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|Renae L Dougal and Jill H Anderson|
|Idaho State University, USA|
|ScientificTracks Abstracts: J Nurs Care|
|Problem: The Evidence-Based Practice (EBP) Committee was changed to an EBP Nursing Council. The purpose was to integrate the council within the Hospital's Shared-Governance model; this change brought new members to the Council. These individuals voiced a strong desire to learn the EBP process. However, a lack of understanding about the process of EBP was identified and an education plan was developed. Evidence: Barriers associated with the EBP process include lack of understanding and value of EBP to individual practice, how to search for and grade evidence, difficulty understanding research articles, lack of computer skills and accessing electronic databases. Strategy: A qualitative pilot survey was conducted with the Council. Based on results, an education plan was tailored to overcome identified barriers. Practice Change: The intervention included: Education on the Iowa Model, the hospital librarian demonstrated electronic searches through search engines and databases, group participation in writing PICO questions, clinical practice guidelines evaluated using the AGREE tool and rapid critical appraisals for research. Evaluation: The survey’s primary question asked participants (n=16) to rank the top three barriers using research in practice. From the identified primary barriers, 81.25% of the participants reported lacking necessary skills to critique or synthesize literature. Results: Our concern has validated that nursing lacked necessary skills to utilize foundational principles of EBP. To have EBP successfully embedded into nursing practice a strong foundation is critical. Recommendations: Based on the results of the pilot survey, the EBP Council felt the next step was to survey the nursing staff, throughout the hospital, in order to identify perceived barriers in using EBP and understand their beliefs about EBP. Lessons Learned: Promoting a culture of inquiry is vital to advancing nursing practice based on best available evidence. By overcoming barriers, nurses feel confident in their ability to incorporate best evidence into their practice, which promotes best practice, improving nursing satisfaction and overall patient outcomes.|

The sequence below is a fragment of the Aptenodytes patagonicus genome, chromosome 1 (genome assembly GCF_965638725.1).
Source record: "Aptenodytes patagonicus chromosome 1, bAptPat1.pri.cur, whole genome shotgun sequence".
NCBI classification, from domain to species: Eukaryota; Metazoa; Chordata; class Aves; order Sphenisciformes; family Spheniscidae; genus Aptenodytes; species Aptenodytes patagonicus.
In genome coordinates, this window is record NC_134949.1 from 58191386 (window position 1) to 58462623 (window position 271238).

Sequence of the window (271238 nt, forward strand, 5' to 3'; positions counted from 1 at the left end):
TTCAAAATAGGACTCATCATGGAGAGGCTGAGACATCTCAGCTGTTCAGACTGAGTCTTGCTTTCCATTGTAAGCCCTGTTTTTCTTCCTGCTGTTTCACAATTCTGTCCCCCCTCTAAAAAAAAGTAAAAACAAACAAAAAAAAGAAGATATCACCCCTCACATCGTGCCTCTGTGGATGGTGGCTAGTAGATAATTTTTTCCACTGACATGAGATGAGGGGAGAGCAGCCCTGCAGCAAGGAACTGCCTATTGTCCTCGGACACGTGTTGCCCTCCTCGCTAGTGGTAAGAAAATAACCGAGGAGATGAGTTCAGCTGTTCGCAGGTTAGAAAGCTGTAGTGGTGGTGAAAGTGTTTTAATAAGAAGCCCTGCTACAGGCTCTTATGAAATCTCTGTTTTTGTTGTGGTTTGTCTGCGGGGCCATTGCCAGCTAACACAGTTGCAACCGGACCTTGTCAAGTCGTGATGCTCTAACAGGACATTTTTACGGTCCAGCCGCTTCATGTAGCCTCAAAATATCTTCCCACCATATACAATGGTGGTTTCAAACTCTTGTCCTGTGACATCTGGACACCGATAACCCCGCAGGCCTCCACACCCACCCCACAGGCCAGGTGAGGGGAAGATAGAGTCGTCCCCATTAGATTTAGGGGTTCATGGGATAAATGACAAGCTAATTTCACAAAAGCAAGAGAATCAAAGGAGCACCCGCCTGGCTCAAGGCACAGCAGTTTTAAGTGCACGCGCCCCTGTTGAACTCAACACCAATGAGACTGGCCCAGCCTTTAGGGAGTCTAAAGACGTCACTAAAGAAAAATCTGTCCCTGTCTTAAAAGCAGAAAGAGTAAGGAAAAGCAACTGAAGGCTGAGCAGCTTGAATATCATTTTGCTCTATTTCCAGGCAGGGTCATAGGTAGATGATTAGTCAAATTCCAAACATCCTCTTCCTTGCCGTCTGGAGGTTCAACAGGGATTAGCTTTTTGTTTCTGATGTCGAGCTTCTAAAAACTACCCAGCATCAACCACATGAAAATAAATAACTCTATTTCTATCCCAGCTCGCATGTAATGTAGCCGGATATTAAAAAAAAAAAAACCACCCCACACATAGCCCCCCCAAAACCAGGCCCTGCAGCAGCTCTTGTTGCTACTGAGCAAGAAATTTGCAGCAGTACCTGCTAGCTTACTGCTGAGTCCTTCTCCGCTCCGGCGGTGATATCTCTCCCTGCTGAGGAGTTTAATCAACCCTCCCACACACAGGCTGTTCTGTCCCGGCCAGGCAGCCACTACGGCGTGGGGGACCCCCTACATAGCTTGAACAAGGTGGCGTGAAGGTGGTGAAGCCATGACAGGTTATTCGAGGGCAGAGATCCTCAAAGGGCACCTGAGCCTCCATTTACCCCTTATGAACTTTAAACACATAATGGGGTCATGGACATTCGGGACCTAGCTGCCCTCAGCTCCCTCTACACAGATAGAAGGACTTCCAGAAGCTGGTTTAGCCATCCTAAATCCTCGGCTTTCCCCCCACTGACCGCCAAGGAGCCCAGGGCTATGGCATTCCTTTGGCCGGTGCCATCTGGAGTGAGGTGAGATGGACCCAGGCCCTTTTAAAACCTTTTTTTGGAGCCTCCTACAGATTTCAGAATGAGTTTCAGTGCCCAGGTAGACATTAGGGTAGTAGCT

Renae L Dougal completed her Master's Degree from Gonzaga University, Spokane, Washington, USA. Currently, she is a Clinical Assistant Professor, School of Nursing, Accelerated BSN Program for Idaho State University, Meridian, Idaho, USA. She is also a Nurse Researcher, Author, Text Contributor, and Presenter for both National & international conferences, a Certified Legal Nurse Consultant and On-site Evaluator for the Commission on Collegiate Nursing Education (CCNE).
Email: [email protected]
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